Shanghai’s composite index touched a fourteen-month low of 2,900 yesterday. It follows moves this week by the central bank raised reserve requirement yet again, draining a further $60bn from the banking system. Chinese stocks have now slumped by almost 50pc since peaking in October.
In India, Mumbai’s BSE index has lost 27pc of its value as the exodus of foreign funds accelerates. The central bank has raised rates to 8pc to curb inflation and halt a run on the rupee, but critics still say the country waited too long to tackle overheating. The current account deficit has shot up to near 3.5pc of GDP. A plethora of subsidies has pushed the budget deficit to 9pc of GDP.
Russia, Brazil, India, Vietnam, South Africa, Indonesia, Nigeria, and Chile – among others – have all had to raise interest rates or tighten monetary policy in recent days. Most are still behind the curve.
“The inflation genie is out of the bottle: easy money is the culprit,” said Joachim Fels, chief economist at Morgan Stanley.
“Weighted global interest rates are 4.3pc, while global inflation is above 5pc. The real policy rate in the world is negative,” he said
The currencies of Korea, Thailand, the Philippines, and Malaysia have come under pressure this week as investors scramble for dollars in moves that echo the East Asia crisis in 1997-1998. Several countries have had to intervene to slow the currency slide.
The sudden shift in sentiment appears to follow comments by Ben Bernanke and Tim Geithner, the heads of the US Federal Reserve and the New York Fed, leaving no doubt that Washington has lost patience with the crumbling dollar.
It is almost unprecedented for Fed officials to take a public stand on the Greenback. The orchestrated move is clearly aimed at halting the vicious circle in the oil markets, where crude prices are feeding off dollar weakness – with multiples of leverage.
The “strong dollar” campaign has switched into high gear. US Treasury Secretary Hank Paulson has conducted an aggressive lobbying drive behind the scenes in the Middle East and Asia. America’s friends and foes have been left in no doubt that the enormous strategic might of the United States is now firmly behind the currency. From now on, they cross Washington at their peril.
The markets are now pricing in two rate rises by the Fed this year. Investors no longer doubt that the US – and Europe – will do what is needed to restore credibility. This display of resolve has suddenly switched the focus to the very different universe of emerging markets, where a host of countries have repeated the errors of the 1970s.
Richard Cookson, a strategist at HSBC, advises clients to slash their holdings in these regions.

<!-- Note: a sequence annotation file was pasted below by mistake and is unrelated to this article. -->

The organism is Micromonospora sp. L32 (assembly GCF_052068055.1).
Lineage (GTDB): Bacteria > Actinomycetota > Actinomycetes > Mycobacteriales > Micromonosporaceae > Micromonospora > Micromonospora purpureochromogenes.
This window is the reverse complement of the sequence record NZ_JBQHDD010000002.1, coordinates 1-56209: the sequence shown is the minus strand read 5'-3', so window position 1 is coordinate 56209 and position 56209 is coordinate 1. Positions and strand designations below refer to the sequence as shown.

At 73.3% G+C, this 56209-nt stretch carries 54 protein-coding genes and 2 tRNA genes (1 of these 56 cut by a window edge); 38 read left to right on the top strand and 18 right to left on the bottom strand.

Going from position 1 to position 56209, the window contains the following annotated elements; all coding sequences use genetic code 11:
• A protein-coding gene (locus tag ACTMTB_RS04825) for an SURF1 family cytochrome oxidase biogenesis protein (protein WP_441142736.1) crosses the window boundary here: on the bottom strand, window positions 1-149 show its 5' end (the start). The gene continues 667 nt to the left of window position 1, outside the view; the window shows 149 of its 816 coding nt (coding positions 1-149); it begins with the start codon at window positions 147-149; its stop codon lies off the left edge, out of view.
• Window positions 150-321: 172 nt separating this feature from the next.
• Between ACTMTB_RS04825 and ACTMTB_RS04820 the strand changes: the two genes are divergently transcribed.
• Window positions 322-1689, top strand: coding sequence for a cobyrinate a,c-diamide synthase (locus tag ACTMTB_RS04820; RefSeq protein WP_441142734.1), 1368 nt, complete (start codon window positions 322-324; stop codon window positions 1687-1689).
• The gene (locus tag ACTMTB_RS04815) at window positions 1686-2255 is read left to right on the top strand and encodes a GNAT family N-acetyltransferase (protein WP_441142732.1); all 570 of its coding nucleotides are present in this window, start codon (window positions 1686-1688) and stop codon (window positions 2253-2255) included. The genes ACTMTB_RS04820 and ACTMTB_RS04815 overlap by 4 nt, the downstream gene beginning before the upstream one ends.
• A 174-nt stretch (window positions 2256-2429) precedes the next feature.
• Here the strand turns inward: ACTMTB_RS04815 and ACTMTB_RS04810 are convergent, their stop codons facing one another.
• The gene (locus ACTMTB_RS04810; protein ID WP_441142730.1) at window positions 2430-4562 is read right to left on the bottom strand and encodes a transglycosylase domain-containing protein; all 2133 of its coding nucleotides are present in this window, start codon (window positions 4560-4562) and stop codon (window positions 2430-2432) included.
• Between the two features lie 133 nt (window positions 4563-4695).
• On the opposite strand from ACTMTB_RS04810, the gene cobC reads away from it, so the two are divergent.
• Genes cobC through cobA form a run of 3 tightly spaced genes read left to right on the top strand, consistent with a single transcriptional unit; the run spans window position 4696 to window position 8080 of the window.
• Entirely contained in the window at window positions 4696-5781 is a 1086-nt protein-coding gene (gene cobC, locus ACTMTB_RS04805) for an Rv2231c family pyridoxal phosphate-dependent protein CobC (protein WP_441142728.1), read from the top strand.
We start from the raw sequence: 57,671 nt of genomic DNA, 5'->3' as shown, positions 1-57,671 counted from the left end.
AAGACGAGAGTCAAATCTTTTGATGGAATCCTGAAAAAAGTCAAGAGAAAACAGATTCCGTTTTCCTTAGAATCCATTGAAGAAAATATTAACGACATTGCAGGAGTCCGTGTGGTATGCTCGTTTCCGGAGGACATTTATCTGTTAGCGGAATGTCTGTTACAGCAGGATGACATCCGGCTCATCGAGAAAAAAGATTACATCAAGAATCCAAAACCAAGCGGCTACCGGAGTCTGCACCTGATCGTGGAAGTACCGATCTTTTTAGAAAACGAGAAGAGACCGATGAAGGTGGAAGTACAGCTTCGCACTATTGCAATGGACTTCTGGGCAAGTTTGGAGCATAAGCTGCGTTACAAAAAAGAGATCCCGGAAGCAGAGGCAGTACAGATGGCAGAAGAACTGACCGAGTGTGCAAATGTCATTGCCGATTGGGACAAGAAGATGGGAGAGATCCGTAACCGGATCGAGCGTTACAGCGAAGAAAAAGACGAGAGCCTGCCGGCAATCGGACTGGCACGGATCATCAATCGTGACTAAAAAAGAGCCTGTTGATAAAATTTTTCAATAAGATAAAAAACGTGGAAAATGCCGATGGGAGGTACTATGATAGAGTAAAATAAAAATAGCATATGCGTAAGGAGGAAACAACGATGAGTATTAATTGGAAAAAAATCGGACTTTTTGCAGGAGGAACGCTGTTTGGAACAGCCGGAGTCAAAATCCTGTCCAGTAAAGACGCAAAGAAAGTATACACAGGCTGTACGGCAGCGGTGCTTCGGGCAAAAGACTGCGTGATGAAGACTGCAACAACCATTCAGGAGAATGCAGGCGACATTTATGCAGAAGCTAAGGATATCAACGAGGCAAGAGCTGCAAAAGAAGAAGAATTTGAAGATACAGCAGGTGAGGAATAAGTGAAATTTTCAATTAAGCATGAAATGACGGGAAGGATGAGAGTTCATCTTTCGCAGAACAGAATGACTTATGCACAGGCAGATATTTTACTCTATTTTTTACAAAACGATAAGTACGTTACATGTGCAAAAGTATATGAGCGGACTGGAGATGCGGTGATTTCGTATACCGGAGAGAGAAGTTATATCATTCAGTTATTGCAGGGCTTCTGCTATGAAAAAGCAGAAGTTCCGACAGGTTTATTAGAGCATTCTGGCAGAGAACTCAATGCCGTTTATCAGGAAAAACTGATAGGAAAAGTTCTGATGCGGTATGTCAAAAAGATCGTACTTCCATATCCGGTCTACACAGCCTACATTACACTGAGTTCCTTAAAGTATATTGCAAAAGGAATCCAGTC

“Inflation looks like a very real problem in Asia, and the risk is that investors will lose faith in the region’s currencies. Although markets have fallen savagely from their peaks, they’re still looking pricey. We’ re lopping exposure even further, to zero,” he said.
“Where to put the money? We think corporate debt is stunningly cheap compared with equities. Seven-year to ten-year ‘BBB’ [rated] corporate bonds in the US haven’t been this cheap since the Autumn of 2002,” he said.
“Until and unless policy makers in the emerging world – especially those in China – tighten policy dramatically, the inflation rates are unlikely to fall much. Our guess is that most don’t have much will to tighten pre-emptively,” he said.
Russia’s inflation is 15.1pc, yet interest rates are 10.75pc. Vietnam’s inflation is 25pc; rates are 12pc. Fitch Ratings has put the country on negative watch and warns of brewing trouble in the Ukraine, Kazakhstan, the Balkans, and the Baltic states. The long-held assumption that emerging markets are strong enough to shrug off US troubles is now facing a serious test. The World Bank has slashed its global growth forecast to 2.7pc this year. The IMF and the World Bank define growth below 3pc a “global recession”.
There is a dawning realization that China is facing a major storm as inflation (7.7pc), the rising yuan (up 5pc this year), soaring oil prices, and an economic downturn in the key export markets of North America and Europe all combine to crush profit margins. China uses five times as much energy as the US to produce a unit of GDP. It is acutely vulnerable to the energy crisis.
A quarter of the 800 shoe factories in the Guangdong region have shut down in recent months, and several thousand textile workshops are battling to stay afloat. Hong Kong’s industry federation has warned that 10,000 firms operating in the South of China may soon go out of business.
By Ambrose Evans-Pritchard
Last Updated: 13/06/2008
The global free market for food and energy is facing its biggest threat in decades as a host of countries push through draconian measures to hold down prices, raising fears of a new “resource nationalism” that could endanger world food security.
Somali’s demonstrate against high food prices in the capital Mogadishu. At least two people were killed in clashes